by Margi Prideaux
There is a centuries-old Japanese form of writing called the haibun: meditative narratives ending with a haiku that acts as a summary or extension of the ideas and moods in the prose. In Accidental Gardens, Rob Carney both honors this form and gives it an update for the 21st century. These 42 essays—arranged into sections titled “Environmental Studies,” “Wine Is Rain in Translation,” “Seven Seeds,” and “Raccoon Verses”—are all short and end, haibun-style, with poems or encapsulating images. These essays are impressed by the natural world, and unimpressed by politics. They are lessons on poetic craft, and poetic themselves. They are at home in the American West but aware of the whole earth, all its landscapes and animals and magic, but also its fragility since so many of its human inhabitants are reckless and absurd. Sometimes hilarious, sometimes reverent, Accidental Gardens is always smart, and vital, and concerned.
‘With his clarity, directness and humour, Rob Carney writes like Richard Brautigan in an age of ecological collapse. This collection of flash essays and poems is a journey through the absurdity, tragedy and black comedy of late-stage capitalist and consumerist America, weaving between despair and hope like sixty million spawning salmon. It is also a map that points us towards how the damage might be repaired—a reminder to open our eyes and to pay attention.’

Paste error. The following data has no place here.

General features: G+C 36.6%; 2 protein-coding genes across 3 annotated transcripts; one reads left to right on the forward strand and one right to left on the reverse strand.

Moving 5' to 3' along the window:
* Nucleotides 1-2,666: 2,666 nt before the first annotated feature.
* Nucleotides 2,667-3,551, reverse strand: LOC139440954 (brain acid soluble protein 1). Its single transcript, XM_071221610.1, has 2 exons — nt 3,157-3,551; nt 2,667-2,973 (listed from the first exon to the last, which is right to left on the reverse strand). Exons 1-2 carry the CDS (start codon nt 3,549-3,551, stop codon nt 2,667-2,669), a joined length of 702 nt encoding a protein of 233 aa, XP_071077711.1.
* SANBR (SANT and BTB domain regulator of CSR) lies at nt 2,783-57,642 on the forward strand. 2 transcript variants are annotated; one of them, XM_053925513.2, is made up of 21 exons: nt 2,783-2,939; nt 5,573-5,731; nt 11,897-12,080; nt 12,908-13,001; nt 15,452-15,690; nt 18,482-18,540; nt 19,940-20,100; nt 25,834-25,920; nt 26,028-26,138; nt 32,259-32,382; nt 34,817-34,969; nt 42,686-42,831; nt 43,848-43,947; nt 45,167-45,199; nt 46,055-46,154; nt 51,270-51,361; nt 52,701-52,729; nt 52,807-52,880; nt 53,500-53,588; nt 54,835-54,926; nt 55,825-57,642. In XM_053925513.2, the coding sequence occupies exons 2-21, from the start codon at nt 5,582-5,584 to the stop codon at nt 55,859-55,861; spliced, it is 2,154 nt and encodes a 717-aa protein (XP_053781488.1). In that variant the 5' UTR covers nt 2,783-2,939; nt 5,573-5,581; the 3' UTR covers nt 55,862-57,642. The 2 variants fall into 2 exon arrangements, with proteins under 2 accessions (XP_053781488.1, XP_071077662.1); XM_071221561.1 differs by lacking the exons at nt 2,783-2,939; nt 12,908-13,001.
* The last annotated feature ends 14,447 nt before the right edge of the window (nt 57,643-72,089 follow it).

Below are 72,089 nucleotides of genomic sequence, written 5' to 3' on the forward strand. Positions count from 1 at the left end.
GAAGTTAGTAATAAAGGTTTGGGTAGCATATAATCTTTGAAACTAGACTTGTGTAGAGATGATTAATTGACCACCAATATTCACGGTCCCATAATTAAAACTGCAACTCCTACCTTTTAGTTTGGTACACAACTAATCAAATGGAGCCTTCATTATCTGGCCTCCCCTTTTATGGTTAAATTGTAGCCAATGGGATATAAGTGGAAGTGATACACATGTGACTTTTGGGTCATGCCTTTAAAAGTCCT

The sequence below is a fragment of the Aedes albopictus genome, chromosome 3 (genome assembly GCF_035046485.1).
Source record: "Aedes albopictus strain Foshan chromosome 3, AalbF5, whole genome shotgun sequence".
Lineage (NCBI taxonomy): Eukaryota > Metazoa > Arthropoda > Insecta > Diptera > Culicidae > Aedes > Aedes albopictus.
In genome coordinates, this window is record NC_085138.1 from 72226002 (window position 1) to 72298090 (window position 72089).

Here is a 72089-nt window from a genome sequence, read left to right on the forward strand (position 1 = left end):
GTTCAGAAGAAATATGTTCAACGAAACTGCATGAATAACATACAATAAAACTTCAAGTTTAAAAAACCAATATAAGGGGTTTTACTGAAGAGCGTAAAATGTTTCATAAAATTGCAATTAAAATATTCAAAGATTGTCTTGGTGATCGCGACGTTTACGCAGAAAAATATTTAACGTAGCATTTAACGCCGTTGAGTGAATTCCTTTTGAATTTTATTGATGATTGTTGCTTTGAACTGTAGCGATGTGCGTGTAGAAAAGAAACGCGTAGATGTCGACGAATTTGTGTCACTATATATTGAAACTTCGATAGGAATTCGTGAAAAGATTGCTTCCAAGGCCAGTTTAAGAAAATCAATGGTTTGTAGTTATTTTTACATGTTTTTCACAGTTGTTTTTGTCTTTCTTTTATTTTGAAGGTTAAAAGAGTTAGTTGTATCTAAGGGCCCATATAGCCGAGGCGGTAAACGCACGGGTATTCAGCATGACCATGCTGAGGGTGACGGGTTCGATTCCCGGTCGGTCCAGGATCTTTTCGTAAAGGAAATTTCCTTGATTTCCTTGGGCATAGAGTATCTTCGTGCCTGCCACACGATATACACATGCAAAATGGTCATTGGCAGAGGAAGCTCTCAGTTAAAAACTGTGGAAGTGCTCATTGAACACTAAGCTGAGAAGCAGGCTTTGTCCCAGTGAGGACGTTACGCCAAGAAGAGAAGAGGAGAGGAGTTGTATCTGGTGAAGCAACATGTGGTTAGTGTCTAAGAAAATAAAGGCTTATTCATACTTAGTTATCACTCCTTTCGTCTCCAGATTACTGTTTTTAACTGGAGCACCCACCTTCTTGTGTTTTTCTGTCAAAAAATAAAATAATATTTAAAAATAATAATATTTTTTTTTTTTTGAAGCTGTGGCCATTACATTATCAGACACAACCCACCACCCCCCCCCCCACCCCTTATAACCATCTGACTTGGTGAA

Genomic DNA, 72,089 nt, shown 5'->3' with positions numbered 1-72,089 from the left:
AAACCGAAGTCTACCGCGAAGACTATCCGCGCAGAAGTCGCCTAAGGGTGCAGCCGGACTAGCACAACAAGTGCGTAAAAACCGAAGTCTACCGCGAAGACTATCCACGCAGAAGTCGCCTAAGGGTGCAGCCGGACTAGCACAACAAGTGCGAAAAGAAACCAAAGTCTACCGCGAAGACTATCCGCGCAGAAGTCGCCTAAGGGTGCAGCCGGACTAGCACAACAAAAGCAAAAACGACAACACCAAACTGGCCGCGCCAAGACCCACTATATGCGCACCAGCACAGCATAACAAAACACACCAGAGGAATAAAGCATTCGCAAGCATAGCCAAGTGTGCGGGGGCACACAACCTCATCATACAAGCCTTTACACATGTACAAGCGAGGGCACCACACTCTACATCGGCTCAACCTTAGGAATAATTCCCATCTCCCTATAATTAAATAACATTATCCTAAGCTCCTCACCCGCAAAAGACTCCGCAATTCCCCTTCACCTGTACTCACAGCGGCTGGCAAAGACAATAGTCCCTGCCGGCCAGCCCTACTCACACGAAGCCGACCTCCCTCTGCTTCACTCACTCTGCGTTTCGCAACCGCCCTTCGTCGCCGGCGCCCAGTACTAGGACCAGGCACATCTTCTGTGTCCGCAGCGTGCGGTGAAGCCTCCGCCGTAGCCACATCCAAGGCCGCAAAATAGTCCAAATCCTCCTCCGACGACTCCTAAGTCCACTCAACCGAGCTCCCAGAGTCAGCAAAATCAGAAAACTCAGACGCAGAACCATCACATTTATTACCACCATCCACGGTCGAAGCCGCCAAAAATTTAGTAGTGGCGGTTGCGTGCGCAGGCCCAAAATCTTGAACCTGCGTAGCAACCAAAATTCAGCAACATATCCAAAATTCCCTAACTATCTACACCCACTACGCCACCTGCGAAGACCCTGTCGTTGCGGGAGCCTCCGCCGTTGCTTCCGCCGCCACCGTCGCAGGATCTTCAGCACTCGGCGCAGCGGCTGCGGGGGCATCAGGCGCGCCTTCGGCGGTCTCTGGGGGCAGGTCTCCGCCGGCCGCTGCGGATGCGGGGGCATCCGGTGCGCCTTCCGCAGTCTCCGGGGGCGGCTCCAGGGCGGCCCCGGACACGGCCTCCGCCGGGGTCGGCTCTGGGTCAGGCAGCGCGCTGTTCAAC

—Nick Hunt, Where the Wild Winds Are and Editor at The Dark Mountain Project
‘As long as I can remember, I have hated poetry. Then, Rob Carney presented his work at the AWP Writer’s Conference in Seattle Washington. I found myself breathless and amazed, dreading the end of each piece, fearing it was the last. To my immense relief, I discovered that Rob’s work climbs off the page and embeds itself inside of the reader with the same sublime clarity and intimacy that so effectively captured and held my attention that dark, cold night in the Pacific Northwest.’
—March Twisdale, Prose, Poetry & Purpose and Focus On!
‘There are a few writers who don’t disappointment me, ever. Kim Stanley Robinson. J.G. Ballard. Sappho. Maybe that’s a weird list? I don’t know. Rob Carney is on that list too. Rob Carney cuts through literary bloat like an angry and very funny tusked animal. An ironic saber-tooth. A compassionate rhino, compassionate because it doesn’t have time for b.s. and because, also, and I mentioned this, he’s funny. Even when tragic and, let’s face it, things are sorta tragic right now. But you know that. What you don’t know is that Rob Carney’s Accidental Gardens will give you an emotional and ethical vocabulary to live in, a way to be that is neither falsely hopeful nor fashionably despairing. It will give you, and this is the word for it: goodhumanimalism.’
—Christopher Cokinos, Professor of English, Arizona Institutes for Resilience